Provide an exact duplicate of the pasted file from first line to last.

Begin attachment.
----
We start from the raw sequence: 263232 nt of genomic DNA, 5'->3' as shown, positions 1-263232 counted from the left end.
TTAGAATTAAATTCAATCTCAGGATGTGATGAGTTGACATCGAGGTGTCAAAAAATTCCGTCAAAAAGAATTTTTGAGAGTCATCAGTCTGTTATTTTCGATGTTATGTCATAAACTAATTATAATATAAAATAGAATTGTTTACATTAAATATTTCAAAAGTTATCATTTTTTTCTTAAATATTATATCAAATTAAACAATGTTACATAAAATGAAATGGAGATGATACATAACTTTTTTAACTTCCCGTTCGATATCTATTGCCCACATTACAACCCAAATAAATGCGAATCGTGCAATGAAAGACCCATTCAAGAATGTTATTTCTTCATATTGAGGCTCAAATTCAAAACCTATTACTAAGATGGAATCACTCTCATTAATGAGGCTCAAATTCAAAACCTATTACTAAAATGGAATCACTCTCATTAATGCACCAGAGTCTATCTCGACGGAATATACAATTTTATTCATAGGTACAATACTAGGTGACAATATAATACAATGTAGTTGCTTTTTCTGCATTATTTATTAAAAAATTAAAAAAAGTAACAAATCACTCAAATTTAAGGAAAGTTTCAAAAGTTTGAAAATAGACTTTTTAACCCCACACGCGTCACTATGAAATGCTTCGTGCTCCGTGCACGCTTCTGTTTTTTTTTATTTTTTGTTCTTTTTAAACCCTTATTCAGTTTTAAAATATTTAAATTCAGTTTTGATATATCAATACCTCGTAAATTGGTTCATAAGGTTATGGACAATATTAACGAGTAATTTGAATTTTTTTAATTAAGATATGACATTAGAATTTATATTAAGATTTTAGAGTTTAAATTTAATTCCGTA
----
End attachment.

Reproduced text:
We start from the raw sequence: 263232 nt of genomic DNA, 5'->3' as shown, positions 1-263232 counted from the left end.
TTAGAATTAAATTCAATCTCAGGATGTGATGAGTTGACATCGAGGTGTCAAAAAATTCCGTCAAAAAGAATTTTTGAGAGTCATCAGTCTGTTATTTTCGATGTTATGTCATAAACTAATTATAATATAAAATAGAATTGTTTACATTAAATATTTCAAAAGTTATCATTTTTTTCTTAAATATTATATCAAATTAAACAATGTTACATAAAATGAAATGGAGATGATACATAACTTTTTTAACTTCCCGTTCGATATCTATTGCCCACATTACAACCCAAATAAATGCGAATCGTGCAATGAAAGACCCATTCAAGAATGTTATTTCTTCATATTGAGGCTCAAATTCAAAACCTATTACTAAGATGGAATCACTCTCATTAATGAGGCTCAAATTCAAAACCTATTACTAAAATGGAATCACTCTCATTAATGCACCAGAGTCTATCTCGACGGAATATACAATTTTATTCATAGGTACAATACTAGGTGACAATATAATACAATGTAGTTGCTTTTTCTGCATTATTTATTAAAAAATTAAAAAAAGTAACAAATCACTCAAATTTAAGGAAAGTTTCAAAAGTTTGAAAATAGACTTTTTAACCCCACACGCGTCACTATGAAATGCTTCGTGCTCCGTGCACGCTTCTGTTTTTTTTTATTTTTTGTTCTTTTTAAACCCTTATTCAGTTTTAAAATATTTAAATTCAGTTTTGATATATCAATACCTCGTAAATTGGTTCATAAGGTTATGGACAATATTAACGAGTAATTTGAATTTTTTTAATTAAGATATGACATTAGAATTTATATTAAGATTTTAGAGTTTAAATTTAATTCCGTA